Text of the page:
Does income inequality promote cheating?

 From the linked article:
Lukas Neville, a doctoral student at Queen’s University in Ontario, suggests another reason [ for observed increases in cheating]: Income inequality. In the latest issue of Psychological Science, he says that states in the U.S. where there’s more evidence of academic dishonesty also show a large gap between the rich and the poor. These income gaps lead to less trust among people and, therefore, more cheating.
I come to a similar conclusion, but by way of different reasoning. The way I see it, higher rewards for greater effort promote effort when they apply all the way across the distribution, but "winner-take-all" models actually break the association of "effort=reward" for the majority, and instead promote cheating.

Take a look at the rational expectations for increased effort in the following models. (for the purpose of this argument, we have a perfect meritocracy of equal individuals, where effort translates directly into output). Looking at someone in the middle of the distribution, we can see the radically different reward structure for increased effort:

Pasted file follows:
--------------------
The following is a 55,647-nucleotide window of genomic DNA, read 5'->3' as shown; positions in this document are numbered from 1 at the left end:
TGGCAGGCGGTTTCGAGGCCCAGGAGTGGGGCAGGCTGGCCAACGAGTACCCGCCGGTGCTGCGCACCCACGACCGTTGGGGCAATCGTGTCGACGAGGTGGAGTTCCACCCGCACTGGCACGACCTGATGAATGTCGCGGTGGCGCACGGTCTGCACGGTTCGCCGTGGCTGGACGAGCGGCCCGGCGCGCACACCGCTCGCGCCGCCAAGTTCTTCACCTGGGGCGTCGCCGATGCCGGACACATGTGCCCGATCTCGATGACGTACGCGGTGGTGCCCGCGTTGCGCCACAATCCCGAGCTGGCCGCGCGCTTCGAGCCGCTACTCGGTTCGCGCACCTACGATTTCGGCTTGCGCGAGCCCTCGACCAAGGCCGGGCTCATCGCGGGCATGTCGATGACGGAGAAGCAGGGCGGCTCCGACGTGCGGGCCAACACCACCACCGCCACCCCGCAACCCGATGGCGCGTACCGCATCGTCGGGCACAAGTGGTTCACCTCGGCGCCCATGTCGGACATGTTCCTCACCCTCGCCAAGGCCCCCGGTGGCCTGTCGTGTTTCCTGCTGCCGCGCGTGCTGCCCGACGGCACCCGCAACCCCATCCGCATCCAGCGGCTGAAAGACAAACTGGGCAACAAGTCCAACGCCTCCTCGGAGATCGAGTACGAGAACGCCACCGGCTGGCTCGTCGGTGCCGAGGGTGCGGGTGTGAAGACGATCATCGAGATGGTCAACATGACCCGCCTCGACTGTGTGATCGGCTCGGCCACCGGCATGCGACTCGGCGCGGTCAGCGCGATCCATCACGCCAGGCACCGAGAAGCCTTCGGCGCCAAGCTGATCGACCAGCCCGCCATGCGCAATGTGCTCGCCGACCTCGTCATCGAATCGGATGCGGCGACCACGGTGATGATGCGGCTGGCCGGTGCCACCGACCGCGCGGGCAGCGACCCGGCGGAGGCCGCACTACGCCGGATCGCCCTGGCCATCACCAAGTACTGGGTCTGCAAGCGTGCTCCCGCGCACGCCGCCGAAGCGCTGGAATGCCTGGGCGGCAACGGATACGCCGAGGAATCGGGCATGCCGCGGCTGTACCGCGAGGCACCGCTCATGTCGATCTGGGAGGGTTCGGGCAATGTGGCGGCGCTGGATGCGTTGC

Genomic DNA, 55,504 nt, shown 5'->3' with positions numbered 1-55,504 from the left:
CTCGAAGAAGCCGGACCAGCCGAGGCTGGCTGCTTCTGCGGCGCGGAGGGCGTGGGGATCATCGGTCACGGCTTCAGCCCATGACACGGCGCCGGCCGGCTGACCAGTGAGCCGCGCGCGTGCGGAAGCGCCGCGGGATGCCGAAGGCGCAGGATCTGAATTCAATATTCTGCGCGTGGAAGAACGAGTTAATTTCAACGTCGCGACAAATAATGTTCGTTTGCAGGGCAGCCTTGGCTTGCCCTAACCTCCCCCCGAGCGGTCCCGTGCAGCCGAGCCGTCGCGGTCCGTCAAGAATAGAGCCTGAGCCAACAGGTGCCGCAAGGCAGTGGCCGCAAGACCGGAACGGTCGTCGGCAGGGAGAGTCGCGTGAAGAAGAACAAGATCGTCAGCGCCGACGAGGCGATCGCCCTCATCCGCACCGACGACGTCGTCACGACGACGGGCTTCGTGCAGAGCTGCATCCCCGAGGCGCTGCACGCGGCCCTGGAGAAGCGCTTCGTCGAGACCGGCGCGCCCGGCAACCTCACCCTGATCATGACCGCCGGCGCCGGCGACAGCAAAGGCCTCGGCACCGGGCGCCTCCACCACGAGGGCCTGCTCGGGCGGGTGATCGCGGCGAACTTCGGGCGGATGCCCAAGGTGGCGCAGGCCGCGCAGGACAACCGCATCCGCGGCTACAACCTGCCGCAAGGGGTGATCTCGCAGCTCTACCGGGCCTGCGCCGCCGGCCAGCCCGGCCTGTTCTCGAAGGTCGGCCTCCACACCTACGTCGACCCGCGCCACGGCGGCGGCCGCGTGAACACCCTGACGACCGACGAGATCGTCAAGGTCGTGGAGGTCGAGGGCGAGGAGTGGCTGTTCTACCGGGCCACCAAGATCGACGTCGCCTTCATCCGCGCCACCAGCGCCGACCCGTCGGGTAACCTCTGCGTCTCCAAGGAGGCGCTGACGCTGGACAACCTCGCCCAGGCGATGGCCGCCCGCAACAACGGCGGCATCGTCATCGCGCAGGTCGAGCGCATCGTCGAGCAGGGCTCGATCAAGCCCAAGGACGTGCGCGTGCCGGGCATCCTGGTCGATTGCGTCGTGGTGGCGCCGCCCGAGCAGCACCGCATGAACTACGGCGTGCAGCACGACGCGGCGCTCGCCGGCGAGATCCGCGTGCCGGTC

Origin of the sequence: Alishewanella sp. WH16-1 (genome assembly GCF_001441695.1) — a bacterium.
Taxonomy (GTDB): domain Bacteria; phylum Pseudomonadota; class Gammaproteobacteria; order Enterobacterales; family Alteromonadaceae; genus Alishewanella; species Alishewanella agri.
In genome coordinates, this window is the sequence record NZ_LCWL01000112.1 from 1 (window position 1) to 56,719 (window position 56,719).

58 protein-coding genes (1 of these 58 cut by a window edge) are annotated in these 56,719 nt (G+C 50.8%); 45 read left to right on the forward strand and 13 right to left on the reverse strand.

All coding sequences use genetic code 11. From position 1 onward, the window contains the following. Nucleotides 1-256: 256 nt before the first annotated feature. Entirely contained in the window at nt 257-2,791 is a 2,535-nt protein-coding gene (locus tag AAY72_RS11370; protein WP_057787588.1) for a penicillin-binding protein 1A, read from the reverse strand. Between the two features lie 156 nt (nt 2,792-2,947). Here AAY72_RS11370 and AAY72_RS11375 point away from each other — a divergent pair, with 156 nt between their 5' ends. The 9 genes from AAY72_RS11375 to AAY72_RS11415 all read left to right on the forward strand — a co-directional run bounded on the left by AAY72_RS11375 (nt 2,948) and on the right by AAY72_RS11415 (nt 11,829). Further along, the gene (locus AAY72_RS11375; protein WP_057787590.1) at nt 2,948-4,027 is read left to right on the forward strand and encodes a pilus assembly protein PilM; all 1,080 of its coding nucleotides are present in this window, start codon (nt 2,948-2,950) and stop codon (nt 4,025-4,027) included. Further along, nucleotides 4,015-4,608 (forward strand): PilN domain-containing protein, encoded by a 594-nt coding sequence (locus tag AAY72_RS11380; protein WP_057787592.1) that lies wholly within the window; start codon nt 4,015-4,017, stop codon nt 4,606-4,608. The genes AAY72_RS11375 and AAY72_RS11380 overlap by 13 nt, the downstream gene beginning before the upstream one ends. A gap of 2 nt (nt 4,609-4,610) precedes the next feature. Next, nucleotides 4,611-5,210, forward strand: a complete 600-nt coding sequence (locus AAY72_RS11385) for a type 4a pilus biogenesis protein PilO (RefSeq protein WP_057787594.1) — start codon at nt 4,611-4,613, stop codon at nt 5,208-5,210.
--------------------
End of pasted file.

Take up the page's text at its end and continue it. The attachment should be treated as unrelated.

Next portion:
In the right-hand model, the expected return for hard work is much less for the middle of the distribution, and almost none at the low end of the distribution.

If we assume that cheating operates by a different logic - where the calculation is simply how likely you are to be caught, and the chance that you can capture all or part of the highest returns - the steeper the curve, the greater the relative reward for cheating.

Q.E.D. Extreme inequality leads to greater rewards for cheating relative to hard work.

Think of it this way - if we give a class a test in which all the students fail except for one, only the few students who have a reasonable shot at the top score have a positive incentive to study. The rest are probably better off thinking of ways to steal the answer key.

Isn't this a pretty reasonable conclusion to draw from the last 10 years? Really, what is amazing is that so many people continue to follow the road of hard work.

I'm reminded of a passage in one of my favorite books, Organize!, my life as a union man, by Wyndham Mortimer (one of the founders of the UAW):